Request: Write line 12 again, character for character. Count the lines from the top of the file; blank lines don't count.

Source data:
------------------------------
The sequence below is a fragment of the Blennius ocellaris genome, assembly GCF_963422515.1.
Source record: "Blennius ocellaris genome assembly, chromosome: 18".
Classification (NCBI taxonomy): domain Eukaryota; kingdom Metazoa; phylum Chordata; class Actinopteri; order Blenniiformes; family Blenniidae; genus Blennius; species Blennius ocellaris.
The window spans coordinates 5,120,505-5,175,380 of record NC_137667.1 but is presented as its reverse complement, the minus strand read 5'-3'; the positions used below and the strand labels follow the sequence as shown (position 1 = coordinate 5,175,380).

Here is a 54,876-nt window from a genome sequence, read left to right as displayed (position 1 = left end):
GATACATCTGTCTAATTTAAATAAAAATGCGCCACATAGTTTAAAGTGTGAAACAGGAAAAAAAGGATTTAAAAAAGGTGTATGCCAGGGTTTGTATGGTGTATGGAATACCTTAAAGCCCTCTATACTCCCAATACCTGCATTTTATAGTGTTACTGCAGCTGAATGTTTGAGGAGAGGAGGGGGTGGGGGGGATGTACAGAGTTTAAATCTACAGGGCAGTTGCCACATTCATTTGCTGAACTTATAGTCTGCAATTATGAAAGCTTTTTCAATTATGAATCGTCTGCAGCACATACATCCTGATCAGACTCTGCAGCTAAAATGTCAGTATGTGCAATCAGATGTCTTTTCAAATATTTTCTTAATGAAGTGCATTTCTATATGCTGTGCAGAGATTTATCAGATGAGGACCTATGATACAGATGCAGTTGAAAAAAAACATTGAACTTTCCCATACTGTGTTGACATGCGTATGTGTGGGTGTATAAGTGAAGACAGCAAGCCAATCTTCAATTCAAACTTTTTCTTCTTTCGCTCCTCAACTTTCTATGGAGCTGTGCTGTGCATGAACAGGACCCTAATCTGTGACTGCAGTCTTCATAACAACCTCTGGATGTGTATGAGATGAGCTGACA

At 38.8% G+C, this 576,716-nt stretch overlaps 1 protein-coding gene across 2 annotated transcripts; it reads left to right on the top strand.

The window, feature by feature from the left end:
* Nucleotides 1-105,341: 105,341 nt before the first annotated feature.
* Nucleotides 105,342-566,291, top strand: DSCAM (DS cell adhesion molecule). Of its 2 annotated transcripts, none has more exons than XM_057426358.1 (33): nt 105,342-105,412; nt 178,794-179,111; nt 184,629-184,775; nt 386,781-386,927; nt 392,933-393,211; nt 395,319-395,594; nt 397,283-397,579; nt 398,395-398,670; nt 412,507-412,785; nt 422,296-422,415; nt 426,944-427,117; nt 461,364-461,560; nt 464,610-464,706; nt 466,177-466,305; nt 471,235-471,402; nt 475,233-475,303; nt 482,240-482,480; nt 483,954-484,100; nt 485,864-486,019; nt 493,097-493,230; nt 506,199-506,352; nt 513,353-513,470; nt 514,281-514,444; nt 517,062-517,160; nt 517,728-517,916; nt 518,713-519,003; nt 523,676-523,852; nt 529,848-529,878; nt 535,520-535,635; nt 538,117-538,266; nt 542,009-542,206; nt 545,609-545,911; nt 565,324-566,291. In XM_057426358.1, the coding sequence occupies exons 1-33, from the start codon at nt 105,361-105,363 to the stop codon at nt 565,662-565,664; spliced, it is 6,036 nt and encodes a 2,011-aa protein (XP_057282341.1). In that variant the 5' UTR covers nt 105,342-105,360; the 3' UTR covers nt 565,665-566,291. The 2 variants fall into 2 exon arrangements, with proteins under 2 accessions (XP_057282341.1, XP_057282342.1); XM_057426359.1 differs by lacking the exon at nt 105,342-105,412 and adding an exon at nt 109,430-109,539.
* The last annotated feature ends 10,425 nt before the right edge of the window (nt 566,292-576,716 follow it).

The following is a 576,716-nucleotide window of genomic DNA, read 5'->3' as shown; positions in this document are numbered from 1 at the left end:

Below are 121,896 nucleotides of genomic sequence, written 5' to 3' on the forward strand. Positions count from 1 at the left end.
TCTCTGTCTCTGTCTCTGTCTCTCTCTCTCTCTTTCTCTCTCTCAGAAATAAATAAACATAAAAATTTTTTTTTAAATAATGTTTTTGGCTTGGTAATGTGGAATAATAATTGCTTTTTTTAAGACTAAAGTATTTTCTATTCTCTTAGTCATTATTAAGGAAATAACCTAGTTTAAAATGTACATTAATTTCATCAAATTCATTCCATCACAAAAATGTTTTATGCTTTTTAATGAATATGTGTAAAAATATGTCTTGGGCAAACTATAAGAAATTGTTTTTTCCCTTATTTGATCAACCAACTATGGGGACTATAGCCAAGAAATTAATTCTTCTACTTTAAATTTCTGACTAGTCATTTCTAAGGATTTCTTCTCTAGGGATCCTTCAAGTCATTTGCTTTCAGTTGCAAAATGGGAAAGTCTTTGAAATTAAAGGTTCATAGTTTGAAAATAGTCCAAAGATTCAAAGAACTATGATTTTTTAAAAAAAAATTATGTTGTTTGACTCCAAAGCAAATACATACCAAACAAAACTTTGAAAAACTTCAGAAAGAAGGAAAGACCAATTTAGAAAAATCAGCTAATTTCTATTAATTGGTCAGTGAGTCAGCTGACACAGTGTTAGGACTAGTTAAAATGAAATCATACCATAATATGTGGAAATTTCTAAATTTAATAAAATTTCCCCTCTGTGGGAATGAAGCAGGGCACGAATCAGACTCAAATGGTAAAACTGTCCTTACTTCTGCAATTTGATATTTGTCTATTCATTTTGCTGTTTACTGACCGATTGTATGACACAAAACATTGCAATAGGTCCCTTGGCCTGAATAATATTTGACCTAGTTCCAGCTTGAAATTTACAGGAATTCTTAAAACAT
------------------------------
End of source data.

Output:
The following is a 576,716-nucleotide window of genomic DNA, read 5'->3' as shown; positions in this document are numbered from 1 at the left end: